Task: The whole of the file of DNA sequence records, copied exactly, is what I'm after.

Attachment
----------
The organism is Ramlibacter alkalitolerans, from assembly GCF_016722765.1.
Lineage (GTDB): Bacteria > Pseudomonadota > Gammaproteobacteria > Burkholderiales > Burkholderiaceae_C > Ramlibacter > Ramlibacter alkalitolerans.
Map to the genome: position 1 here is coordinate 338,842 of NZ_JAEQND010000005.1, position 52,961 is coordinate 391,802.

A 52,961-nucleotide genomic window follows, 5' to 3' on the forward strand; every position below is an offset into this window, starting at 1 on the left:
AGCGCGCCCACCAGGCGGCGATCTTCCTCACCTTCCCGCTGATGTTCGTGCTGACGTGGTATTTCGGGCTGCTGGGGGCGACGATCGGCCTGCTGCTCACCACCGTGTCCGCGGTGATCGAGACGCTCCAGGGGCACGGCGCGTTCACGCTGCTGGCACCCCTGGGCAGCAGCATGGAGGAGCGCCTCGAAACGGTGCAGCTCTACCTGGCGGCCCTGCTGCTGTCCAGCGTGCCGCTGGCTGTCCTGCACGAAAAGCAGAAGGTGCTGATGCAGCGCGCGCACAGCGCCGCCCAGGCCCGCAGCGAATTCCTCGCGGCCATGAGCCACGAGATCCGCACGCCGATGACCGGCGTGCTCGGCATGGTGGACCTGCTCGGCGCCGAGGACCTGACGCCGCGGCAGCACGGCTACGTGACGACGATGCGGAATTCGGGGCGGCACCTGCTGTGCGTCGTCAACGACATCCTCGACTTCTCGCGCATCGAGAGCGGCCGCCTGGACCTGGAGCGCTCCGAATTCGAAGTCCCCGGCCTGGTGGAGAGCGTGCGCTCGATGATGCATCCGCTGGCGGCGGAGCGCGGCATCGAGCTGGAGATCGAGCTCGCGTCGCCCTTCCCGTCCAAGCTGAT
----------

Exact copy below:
The organism is Ramlibacter alkalitolerans, from assembly GCF_016722765.1.
Lineage (GTDB): Bacteria > Pseudomonadota > Gammaproteobacteria > Burkholderiales > Burkholderiaceae_C > Ramlibacter > Ramlibacter alkalitolerans.
Map to the genome: position 1 here is coordinate 338,842 of NZ_JAEQND010000005.1, position 52,961 is coordinate 391,802.

A 52,961-nucleotide genomic window follows, 5' to 3' on the forward strand; every position below is an offset into this window, starting at 1 on the left:
AGCGCGCCCACCAGGCGGCGATCTTCCTCACCTTCCCGCTGATGTTCGTGCTGACGTGGTATTTCGGGCTGCTGGGGGCGACGATCGGCCTGCTGCTCACCACCGTGTCCGCGGTGATCGAGACGCTCCAGGGGCACGGCGCGTTCACGCTGCTGGCACCCCTGGGCAGCAGCATGGAGGAGCGCCTCGAAACGGTGCAGCTCTACCTGGCGGCCCTGCTGCTGTCCAGCGTGCCGCTGGCTGTCCTGCACGAAAAGCAGAAGGTGCTGATGCAGCGCGCGCACAGCGCCGCCCAGGCCCGCAGCGAATTCCTCGCGGCCATGAGCCACGAGATCCGCACGCCGATGACCGGCGTGCTCGGCATGGTGGACCTGCTCGGCGCCGAGGACCTGACGCCGCGGCAGCACGGCTACGTGACGACGATGCGGAATTCGGGGCGGCACCTGCTGTGCGTCGTCAACGACATCCTCGACTTCTCGCGCATCGAGAGCGGCCGCCTGGACCTGGAGCGCTCCGAATTCGAAGTCCCCGGCCTGGTGGAGAGCGTGCGCTCGATGATGCATCCGCTGGCGGCGGAGCGCGGCATCGAGCTGGAGATCGAGCTCGCGTCGCCCTTCCCGTCCAAGCTGAT